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Louis Fisher is a leading national expert on the separation of powers. The author of 16 books often has his work cited in Supreme Court briefs, and he even merited a mention as an authority on war powers during Justice Samuel Alito Jr.’s confirmation hearings. But at age 71, instead of resting on his laurels or winning accolades for his work, the soft-spoken scholar appears to be on the verge of getting fired for being too opinionated. Fisher is a senior specialist at the Congressional Research Service, a branch of the Library of Congress that has a long tradition of analyzing policy issues and drawing conclusions — in Fisher’s case, often in favor of congressional over executive power. “If the evidence goes there, that is where I go,” says Fisher, offering a credo that has gotten Democrats and Republicans alike mad at him during his 35 years at the CRS. But in the past two years his positions have frequently put him at odds with the Bush administration over the Iraq war and anti-terrorism issues. He recently filed a brief in his personal capacity in the Supreme Court case Hamdan v. Rumsfeld opposing President George W. Bush on the handling of enemy combatants. In January his supervisor reprimanded him for a press interview. An ensuing round of memos led CRS Director Daniel Mulhollan to order Fisher to apologize to the supervisor, adding that Fisher had failed to show respect for “fundamental principles of objectivity and non-partisanship.” Fisher says the notion of neutrality is “total crap.” Now more than ever, he says, Congress needs the analytical help to fend off “abuse by the executive branch.” Beth Daley of Project on Government Oversight agrees: “The CRS exists entirely to tell Congress the truth, and they don’t want Lou to tell it anymore.” As the reprimands escalated, scholars nationwide rallied to Fisher’s defense. “Fisher is a national treasure,” says George Mason University professor James Pfiffner. Sen. Robert Byrd (D-W.Va.) said, “The Congress needs people like Lou Fisher with the brains and backbone to help us do our work.” In a statement, Mulhollan declined to say what will happen to Fisher, but he did say that Fisher has “chosen to embark on a personal campaign that has done harm to his colleagues and to the institution, which is unacceptable.”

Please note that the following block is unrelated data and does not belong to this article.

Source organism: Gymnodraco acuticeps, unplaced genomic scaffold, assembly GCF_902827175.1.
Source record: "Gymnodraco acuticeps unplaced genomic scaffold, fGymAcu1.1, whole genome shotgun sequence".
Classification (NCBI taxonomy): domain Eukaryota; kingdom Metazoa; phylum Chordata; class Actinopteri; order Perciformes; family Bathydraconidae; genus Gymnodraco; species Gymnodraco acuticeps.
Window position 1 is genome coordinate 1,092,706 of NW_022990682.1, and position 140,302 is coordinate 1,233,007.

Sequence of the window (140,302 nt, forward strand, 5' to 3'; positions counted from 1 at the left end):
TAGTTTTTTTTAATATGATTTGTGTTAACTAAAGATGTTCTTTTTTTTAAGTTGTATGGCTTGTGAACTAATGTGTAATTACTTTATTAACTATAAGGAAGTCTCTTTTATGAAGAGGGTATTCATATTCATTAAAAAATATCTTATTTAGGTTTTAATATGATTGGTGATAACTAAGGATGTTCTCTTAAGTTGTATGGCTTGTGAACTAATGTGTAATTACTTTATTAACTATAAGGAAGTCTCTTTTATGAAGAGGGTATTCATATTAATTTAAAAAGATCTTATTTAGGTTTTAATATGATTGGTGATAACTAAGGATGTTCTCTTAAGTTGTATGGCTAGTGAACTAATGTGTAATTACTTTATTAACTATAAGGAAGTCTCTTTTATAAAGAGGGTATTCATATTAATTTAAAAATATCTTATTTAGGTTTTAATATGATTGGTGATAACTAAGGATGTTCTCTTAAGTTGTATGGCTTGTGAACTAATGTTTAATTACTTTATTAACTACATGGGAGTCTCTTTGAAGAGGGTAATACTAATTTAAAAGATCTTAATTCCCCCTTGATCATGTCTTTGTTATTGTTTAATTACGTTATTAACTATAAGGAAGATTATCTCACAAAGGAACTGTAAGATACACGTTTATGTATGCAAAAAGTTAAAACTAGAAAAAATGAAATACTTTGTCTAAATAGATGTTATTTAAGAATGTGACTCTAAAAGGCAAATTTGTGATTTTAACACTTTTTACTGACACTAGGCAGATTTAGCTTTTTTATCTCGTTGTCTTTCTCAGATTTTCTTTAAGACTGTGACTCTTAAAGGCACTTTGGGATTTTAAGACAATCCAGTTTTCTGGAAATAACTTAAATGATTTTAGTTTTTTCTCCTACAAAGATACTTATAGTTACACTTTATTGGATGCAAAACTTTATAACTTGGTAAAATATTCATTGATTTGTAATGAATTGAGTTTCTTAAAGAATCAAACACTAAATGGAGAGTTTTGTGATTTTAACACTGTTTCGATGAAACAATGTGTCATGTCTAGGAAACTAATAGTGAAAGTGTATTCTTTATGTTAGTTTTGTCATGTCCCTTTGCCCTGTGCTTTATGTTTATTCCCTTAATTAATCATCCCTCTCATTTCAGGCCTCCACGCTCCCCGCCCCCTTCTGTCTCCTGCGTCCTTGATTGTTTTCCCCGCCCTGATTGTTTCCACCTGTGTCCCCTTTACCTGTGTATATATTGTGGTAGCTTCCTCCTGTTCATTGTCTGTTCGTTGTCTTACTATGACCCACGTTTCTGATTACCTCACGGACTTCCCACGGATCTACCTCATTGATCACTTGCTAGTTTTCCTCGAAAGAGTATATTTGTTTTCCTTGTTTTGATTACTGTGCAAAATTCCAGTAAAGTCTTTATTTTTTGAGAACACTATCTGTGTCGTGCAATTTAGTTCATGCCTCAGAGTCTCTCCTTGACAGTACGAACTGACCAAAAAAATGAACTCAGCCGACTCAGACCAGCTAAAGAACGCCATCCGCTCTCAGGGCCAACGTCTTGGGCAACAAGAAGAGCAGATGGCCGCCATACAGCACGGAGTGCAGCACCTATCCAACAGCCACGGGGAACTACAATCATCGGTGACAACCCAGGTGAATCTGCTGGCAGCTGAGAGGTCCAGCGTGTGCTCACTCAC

Tony Mauro can be contacted at [email protected].

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